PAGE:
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Guardians of the Galaxy Vol. 2

Guardians of the Galaxy Vol. 2 is a 2017 superhero flick based on Marvel’s Guardians of the Galaxy. It’s the sequel to 2014’s Guardians of the Galaxy and the fifteenth entry of the Marvel Cinematic Universe. It brings back writer/director James Gunn and most of the actors from the first film including Chris Pratt, Zoe Saldana, Dave Bautista, Vin Diesel, Bradley Cooper, and Michael Rooker and brings in newcomers like Kurt Russel, Sylvester Stallone, Pom Klementieff, and features one hell of cameo from (*spoiler alert*) David Hasselhoff. 

The film tries hard to recreate the magic of the first one and it succeeds for the most part. The humor is there, the character interaction is there, the action is there, but it’s missing the joy of discovery. At this point we know what to expect from Star-Lord and his crew. That’s not a bad thing. You’ll like it if you liked the first one. My girlfriend hadn’t seen the first one so we watched it on demand and then watched Vol. 2 later that night. That’s practically five hours of Guardians of the Galaxy in one sitting and we didn’t get sick of it. That’s impressive because I have a short attention span. I’ll end this review on that note because I hear the ice cream man outside. Guardians of the Galaxy Vol. 2 is good. Go see it in IMAX 3D if you can, it’s worth the money and not many movies are these days.

Critically Rated at 15/17

Written, Rated, and Reviewed by Brendan H. Young

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Star Trek Into Darkness

Star Trek Into Darkness is a 2012 sci-fi film, and the twelfth cinematic installment of the Star Trek series. It’s a sequel to 2009’s Star Trek reboot and it’s once again directed by J.J. Abrams (so get ready for lens flares!). Chris Pine, Zachary Quinto, Zoe Saldana, Simon Pegg, Karl Urban, and John Cho all reprise their roles, and Benedict Cumberbatch, Alice Eve, and Peter Weller join the cast. The film made $467,381,584 at the international box office, which is good enough to make it the highest grossing Star Trek film. Avatar made $2,787,965,087. Basic math tells us that Avatar is 5.965% better than Star Trek Into Darkness.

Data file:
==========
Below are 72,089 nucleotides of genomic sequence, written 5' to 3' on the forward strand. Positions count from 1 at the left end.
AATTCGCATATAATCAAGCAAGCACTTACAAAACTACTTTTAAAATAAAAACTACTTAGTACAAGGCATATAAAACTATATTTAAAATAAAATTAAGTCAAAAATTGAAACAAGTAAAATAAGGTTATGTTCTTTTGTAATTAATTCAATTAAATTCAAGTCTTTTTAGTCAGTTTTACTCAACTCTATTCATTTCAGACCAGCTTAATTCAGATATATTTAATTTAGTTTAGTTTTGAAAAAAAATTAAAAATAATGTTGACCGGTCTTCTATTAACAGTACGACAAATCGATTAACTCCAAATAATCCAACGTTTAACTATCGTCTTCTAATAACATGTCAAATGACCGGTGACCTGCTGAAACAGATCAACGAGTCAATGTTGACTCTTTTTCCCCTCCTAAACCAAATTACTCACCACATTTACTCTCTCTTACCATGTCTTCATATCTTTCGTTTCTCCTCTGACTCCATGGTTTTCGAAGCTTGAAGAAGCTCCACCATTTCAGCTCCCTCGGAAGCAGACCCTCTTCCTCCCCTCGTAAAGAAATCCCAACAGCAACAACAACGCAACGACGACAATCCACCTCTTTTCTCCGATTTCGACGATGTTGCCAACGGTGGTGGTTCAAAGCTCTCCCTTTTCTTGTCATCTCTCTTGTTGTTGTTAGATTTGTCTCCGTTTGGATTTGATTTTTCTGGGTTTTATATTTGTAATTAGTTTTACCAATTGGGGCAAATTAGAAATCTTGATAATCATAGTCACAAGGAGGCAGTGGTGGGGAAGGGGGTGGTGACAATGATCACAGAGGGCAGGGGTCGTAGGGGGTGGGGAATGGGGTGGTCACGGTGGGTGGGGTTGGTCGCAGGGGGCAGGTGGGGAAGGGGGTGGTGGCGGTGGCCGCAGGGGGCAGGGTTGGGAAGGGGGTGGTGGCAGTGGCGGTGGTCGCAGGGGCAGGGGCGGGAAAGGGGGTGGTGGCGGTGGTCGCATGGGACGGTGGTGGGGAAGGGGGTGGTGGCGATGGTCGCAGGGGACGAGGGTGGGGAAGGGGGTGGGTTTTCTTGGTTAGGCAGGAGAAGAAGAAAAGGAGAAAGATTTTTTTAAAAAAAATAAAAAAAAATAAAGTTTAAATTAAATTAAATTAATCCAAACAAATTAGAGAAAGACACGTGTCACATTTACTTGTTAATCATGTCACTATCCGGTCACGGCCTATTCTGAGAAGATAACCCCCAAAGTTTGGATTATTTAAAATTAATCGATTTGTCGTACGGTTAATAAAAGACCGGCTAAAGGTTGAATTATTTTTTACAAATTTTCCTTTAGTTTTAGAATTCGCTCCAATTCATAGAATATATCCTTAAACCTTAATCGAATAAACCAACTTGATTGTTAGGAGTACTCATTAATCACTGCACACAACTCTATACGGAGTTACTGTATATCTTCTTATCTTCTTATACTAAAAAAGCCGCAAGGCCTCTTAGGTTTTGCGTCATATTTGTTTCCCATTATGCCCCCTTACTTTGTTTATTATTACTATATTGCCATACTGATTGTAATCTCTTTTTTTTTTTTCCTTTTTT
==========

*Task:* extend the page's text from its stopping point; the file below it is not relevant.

The basic plot of Star Trek Into Darkness involves Captain Kirk and Commander Spock matching wits with Kahn, a genetically engineered superhuman. If that sounds familiar, it’s because it’s the basic plot of Star Trek II: The Wrath of Kahn. It’s more of a rehash/remix than a virtual retelling, but it pays homage to the Star Trek movies/episodes that came before it. There’s even a reference to tribbles.

I enjoyed this movie until someone pointed out that it’s not advancing the plot from 2009’s Star Trek. The entire crew was fully assembled and ready to go on adventures by the end of that movie. J.J. Abrams didn’t know how to proceed, so he chose to dismantle the crew at the beginning of the sequel so that they could reassemble by the end of the flick. It’s almost the same movie, only with new characters and a different villain with a different motive. It’s still entertaining; it’s just not moving the franchise forward. Oh well, I’m more of a Star Wars fan than a Trekkie anyway. Bring on Episode VII!

Critically Rated at 12/17

Written, Rated, and Reviewed by Brendan H. Young

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Guardians of the Galaxy (film)